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Old 11th October 2019, 11:48 AM   #217
kellyb
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Originally Posted by Bob001 View Post
From your link:
Are we past the point of no return, do you think?

I'm reminded of this old FDR quote:

“The liberty of a democracy is not safe if the people tolerated the growth of private power to a point where it becomes stronger than the democratic state itself. That in its essence is fascism: ownership of government by an individual, by a group, or any controlling private power.”

― Franklin D. Roosevelt

Seems like it already happened, somewhere between 1990 and 2012.
Have you seen this?

https://www.propublica.org/article/u...-wealth-audits
Quote:
The IRS Tried to Take on the Ultrawealthy. It Didn’t Go Well.
Quote:
Ten years ago, the tax agency formed a special team to unravel the complex tax-lowering strategies of the nation’s wealthiest people. But with big money — and Congress — arrayed against the team, it never had a chance.
Quote:
The wealth team embarked on a contentious audit of Schaeffler in 2012, eventually determining that he owed about $1.2 billion in unpaid taxes and penalties. But after seven years of grinding bureaucratic combat, the IRS abandoned its campaign. The agency informed Schaeffler’s lawyers it was willing to accept just tens of millions, according to a person familiar with the audit.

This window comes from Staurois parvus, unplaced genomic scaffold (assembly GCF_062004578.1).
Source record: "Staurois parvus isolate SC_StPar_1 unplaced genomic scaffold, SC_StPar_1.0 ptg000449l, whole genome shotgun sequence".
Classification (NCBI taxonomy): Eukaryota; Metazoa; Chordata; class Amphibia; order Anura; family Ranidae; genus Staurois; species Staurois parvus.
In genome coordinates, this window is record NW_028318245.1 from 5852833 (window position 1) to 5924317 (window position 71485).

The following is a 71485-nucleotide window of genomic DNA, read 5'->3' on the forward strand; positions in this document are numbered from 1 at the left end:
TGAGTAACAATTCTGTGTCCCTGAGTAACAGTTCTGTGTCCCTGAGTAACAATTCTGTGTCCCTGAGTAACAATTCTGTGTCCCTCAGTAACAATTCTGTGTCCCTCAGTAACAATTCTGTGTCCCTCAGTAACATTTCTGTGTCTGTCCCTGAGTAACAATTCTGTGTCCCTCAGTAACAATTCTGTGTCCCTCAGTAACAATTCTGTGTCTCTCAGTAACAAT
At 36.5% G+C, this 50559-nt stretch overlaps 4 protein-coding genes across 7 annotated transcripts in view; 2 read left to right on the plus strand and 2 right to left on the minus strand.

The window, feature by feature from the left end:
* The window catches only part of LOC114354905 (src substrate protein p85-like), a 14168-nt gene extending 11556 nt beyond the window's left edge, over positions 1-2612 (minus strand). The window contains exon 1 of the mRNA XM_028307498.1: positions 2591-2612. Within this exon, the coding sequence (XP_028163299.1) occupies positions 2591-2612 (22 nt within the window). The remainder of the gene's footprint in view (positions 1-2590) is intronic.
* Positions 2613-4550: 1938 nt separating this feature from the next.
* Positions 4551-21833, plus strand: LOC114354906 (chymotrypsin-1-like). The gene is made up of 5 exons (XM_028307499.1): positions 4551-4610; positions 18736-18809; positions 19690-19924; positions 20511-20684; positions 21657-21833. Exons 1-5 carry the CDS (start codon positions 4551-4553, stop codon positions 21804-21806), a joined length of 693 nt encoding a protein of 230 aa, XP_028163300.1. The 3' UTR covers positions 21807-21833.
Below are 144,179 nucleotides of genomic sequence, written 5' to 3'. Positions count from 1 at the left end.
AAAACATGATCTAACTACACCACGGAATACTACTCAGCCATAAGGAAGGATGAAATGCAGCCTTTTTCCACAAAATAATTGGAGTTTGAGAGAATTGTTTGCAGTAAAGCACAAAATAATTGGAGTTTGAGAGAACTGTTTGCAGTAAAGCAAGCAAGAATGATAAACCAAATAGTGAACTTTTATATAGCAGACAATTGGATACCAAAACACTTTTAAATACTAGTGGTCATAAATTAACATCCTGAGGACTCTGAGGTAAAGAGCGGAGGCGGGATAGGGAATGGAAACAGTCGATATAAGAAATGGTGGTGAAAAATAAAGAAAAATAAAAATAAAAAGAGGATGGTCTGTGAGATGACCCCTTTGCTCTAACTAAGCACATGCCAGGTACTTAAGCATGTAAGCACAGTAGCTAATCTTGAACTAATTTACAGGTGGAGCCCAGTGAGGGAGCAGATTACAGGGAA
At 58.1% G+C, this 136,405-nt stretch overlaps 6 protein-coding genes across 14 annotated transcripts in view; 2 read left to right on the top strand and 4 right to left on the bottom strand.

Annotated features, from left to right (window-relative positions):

How did a case that consumed so many years of effort, with a team of its finest experts working on a signature mission, produce such a piddling result for the IRS? The Schaeffler case offers a rare window into just how challenging it is to take on the ultrawealthy. For starters, they can devote seemingly limitless resources to hiring the best legal and accounting talent. Such taxpayers tend not to steamroll tax laws; they employ complex, highly refined strategies that seek to stretch the tax code to their advantage. It can take years for IRS investigators just to understand a transaction and deem it to be a violation.

Once that happens, the IRS team has to contend with battalions of high-priced lawyers and accountants that often outnumber and outgun even the agency’s elite SWAT team. “We are nowhere near a circumstance where the IRS could launch the types of audits we need to tackle sophisticated taxpayers in a complicated world,” said Steven Rosenthal, who used to represent wealthy taxpayers and is now a senior fellow at the Tax Policy Center, a joint venture of the Urban Institute and Brookings Institution.
So, the IRS gave up, and:
https://www.propublica.org/article/i...audit-the-poor

Quote:
IRS: Sorry, but It’s Just Easier and Cheaper to Audit the Poor
Congress asked the IRS to report on why it audits the poor more than the affluent. Its response is that it doesn’t have enough money and people to audit the wealthy properly. So it’s not going to.
Quote:
On the one hand, the IRS said, auditing poor taxpayers is a lot easier: The agency uses relatively low-level employees to audit returns for low-income taxpayers who claim the earned income tax credit. The audits — of which there were about 380,000 last year, accounting for 39% of the total the IRS conducted — are done by mail and don’t take too much staff time, either. They are “the most efficient use of available IRS examination resources,” Rettig’s report says.
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Last edited by kellyb; 11th October 2019 at 11:50 AM.
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